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RONB-ESQ
RONB-ESQ, Attorney
Category: Estate Law
Satisfied Customers: 357
Experience:  Right of Way Manager at Access Midstream Partners, LP
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This question is for: Mr RONB-ESQSir, I have another

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This question is for: MrCustomerSir, I have another question regarding the estate of my ex-husband...
The widow has abandoned the house after 5 non payments to mortgage, non payment to 2015 homeowners fees, and without paying utilities. She hand-wrote a letter to my son telling him in the letter that she is "giving him the house..." so my question is, can this be used as proof of her forfeiting her rights to the home? or does she retain her rights as widow?
Also, if I proceed with the heirship for my children, if the 2 eldest adult girls do not respond or come forward during procedures of heirship, do they forfeit their parts and my son becomes sole heir or are all children automatically placed as heirs? Thank you.
Submitted: 10 months ago.
Category: Estate Law
Expert:  RONB-ESQ replied 10 months ago.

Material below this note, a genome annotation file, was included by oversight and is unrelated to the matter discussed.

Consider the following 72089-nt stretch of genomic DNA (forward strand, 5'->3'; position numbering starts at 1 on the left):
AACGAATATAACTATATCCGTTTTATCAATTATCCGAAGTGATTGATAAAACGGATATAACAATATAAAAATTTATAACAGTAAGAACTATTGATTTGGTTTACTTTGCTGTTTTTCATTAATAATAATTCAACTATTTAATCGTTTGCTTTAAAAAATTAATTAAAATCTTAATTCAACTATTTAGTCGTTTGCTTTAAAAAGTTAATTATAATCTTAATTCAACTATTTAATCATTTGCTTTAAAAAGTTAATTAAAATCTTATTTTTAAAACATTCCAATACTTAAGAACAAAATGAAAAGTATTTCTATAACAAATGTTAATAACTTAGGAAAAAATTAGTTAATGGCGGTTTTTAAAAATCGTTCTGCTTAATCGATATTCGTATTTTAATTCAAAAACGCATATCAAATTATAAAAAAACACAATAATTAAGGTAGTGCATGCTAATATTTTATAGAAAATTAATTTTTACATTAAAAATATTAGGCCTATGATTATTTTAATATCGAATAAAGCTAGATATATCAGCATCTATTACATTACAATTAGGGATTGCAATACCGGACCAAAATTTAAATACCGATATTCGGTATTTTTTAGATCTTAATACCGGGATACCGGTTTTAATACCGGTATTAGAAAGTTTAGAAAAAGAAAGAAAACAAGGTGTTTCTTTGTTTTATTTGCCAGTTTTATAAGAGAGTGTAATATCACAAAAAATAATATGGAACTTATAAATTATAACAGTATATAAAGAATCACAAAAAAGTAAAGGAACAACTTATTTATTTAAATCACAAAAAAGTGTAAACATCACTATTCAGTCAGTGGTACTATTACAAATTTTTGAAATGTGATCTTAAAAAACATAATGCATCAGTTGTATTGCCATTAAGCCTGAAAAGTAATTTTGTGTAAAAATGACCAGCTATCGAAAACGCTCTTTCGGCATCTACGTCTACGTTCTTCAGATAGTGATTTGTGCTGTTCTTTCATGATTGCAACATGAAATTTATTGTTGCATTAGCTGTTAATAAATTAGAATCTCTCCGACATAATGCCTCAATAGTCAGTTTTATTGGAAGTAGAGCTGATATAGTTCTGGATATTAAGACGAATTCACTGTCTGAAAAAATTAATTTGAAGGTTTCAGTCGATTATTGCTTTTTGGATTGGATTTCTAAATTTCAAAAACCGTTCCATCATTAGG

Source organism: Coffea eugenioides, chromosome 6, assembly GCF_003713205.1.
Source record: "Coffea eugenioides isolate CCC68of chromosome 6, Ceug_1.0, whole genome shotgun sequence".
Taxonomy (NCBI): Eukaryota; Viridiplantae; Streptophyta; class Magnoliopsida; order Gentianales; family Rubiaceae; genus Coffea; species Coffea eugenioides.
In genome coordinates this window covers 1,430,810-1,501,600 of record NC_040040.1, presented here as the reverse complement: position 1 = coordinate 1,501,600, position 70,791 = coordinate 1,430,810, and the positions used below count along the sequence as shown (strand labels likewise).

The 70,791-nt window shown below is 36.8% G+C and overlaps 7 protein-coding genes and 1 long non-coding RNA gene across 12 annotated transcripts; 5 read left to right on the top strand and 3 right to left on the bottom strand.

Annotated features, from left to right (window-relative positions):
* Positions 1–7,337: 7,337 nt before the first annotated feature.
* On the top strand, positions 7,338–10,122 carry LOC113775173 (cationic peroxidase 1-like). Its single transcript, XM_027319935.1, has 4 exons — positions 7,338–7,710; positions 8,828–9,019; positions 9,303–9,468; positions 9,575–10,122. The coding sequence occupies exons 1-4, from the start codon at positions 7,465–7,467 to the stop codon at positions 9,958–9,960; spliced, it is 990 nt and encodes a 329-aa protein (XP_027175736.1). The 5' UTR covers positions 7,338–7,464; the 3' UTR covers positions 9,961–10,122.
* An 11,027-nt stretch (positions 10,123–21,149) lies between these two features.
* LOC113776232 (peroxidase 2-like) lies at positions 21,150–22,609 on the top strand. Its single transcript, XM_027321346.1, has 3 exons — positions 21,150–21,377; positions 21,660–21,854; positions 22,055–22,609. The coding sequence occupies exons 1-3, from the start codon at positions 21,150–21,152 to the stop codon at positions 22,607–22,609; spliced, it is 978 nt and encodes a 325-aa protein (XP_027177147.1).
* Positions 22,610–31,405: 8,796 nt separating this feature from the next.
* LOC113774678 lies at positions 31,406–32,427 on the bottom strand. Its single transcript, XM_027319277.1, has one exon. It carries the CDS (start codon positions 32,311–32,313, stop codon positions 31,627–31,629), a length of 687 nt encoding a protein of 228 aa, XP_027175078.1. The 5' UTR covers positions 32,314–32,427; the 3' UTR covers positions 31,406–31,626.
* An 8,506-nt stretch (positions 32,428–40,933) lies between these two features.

Hello my name is ***** ***** I am a licensed attorney. I welcome you to JustAnswer. Please note: This is general information for educational purposes only and is not legal advice. No specific course of action is proposed herein, and no attorney-client relationship or privilege is formed by speaking to an expert on this site. The question and response may be viewed by other parties as noted in JA’s terms of service. By continuing, you confirm that you understand and agree to these terms. Question: The widow has abandoned the house after 5 non payments to mortgage, non payment to 2015 homeowners fees, and without paying utilities. She hand-wrote a letter to my son telling him in the letter that she is "giving him the house..." so my question is, can this be used as proof of her forfeiting her rights to the home? or does she retain her rights as widow?While this could be argued in a factor to show that she abandoned the home it does not convey the home to your son. I know it gets confusing and if I said something different before bringing to my attention to I can put it into context. She is entitled to a life estate once you go through probate, even with that life estate interest your "Deed of Trust" trumps her interest and allows you to foreclose. To remove any claim she has you would need her to sign a quit claim deed to your son as that would convey whatever interest she has in the property. If you go to probate she will be entitled to notice of the hearing and will be entitled to the life estate interest. Even if she does not live there, she would hold that interest if granted through probate and she could hypothetically lease it out. She could only lease what she owns so all she could lease is her life estate and upon her death the tenant would no longer have a right to occupy. You probably need to update me as to whether you have sought to foreclose and/or bring a probate action. Question: Also, if I proceed with the heirship for my children, if the 2 eldest adult girls do not respond or come forward during procedures of heirship, do they forfeit their parts and my son becomes sole heir or are all children automatically placed as heirs?Upon filing an application to probate the estate you will be required to either get his children to sign a waiver saying that you don't have to have them personally served with your application. If they sign this in front of a notary they can mail it back and the Court will accept that in lieu of you having to pay someone to serve them. They can also renounce their inheritance and it will go to others as through they died before your ex-husband. If they don't renounce (there is a different legal word, but I can't think of it as the moment) then it is likely that in the event of say the home they would simply be added to the deed and would have an undivided interest with your son. The foreclosure with your son showing up to bid just enough to buy it cancels widows right and would do away with daughters, but you still have to confirm with a local real estate attorney if you can foreclose on the home by just giving notice to the property. If you have to start a probate so that notice can go to his estate then it will be more drawn out. My opinion without research is that you simply provide notice to him and all occupants of the subject home and then set it up for sale. If you confirm you can proceed this way you should tell you son to keep the blinds closed, let the grass grow up and keep it looking messey as then any other party that gets notice of the sale will may be afraid to bid anywhere near market price. Please ask as many follow ups as needed of if you want a phone call please type it here instead of hitting request button. If you mention here we can schedule a time for both of us. If you hit the button and I don't respond within 5 minutes it goes to all experts. I have been doing more estate planning from home and have not been staying in front of the computer all evening. I will check back every hour or so and see if you have responded. If you know you will be available at a certain time let me know and I can probably be in front of computer at that time. I may need to take some estate planning documents to a client in the hospital that is passing on and so if she is available I will likely be gone a portion of this afternoon/early evening.